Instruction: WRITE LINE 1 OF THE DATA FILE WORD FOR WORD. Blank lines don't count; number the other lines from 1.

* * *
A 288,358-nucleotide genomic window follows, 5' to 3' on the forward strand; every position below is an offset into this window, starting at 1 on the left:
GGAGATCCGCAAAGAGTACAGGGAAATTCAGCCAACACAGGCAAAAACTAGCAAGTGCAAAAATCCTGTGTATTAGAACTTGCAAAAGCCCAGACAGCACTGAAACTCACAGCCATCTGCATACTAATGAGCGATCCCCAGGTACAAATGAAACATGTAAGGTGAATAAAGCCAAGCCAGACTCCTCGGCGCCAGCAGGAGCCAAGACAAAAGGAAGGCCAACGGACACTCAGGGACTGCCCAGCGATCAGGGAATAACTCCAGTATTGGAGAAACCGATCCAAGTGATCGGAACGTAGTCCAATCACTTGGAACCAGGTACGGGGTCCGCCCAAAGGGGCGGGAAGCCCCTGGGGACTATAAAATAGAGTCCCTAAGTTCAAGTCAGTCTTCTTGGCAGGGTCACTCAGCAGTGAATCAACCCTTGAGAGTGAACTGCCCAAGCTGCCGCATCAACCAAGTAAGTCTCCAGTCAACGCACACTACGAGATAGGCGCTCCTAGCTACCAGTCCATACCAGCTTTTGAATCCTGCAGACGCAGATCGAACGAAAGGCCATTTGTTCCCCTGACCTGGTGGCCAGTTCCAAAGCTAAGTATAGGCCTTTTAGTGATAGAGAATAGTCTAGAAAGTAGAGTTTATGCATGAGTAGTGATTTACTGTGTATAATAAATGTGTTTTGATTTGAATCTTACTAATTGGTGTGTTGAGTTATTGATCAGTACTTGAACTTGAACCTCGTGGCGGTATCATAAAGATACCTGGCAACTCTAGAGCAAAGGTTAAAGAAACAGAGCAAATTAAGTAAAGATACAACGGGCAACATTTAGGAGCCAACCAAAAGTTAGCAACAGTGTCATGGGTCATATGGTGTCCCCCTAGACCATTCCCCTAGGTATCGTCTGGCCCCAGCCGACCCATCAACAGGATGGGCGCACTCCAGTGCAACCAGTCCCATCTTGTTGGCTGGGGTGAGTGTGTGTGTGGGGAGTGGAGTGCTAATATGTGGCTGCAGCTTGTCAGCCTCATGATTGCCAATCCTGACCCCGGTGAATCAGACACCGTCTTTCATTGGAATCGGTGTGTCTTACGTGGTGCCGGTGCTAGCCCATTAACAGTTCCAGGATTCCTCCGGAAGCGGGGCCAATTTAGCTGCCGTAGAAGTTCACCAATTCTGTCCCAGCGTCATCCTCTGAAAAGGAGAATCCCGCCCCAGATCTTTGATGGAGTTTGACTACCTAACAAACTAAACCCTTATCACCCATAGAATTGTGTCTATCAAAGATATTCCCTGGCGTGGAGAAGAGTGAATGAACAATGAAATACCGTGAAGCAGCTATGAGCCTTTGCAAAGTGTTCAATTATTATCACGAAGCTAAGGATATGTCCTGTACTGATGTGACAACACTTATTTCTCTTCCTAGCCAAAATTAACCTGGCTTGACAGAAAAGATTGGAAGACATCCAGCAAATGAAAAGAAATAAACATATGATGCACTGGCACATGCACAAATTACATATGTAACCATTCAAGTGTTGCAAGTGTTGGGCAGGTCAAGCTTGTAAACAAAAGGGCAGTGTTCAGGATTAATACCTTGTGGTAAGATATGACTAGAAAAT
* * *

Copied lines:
A 288,358-nucleotide genomic window follows, 5' to 3' on the forward strand; every position below is an offset into this window, starting at 1 on the left: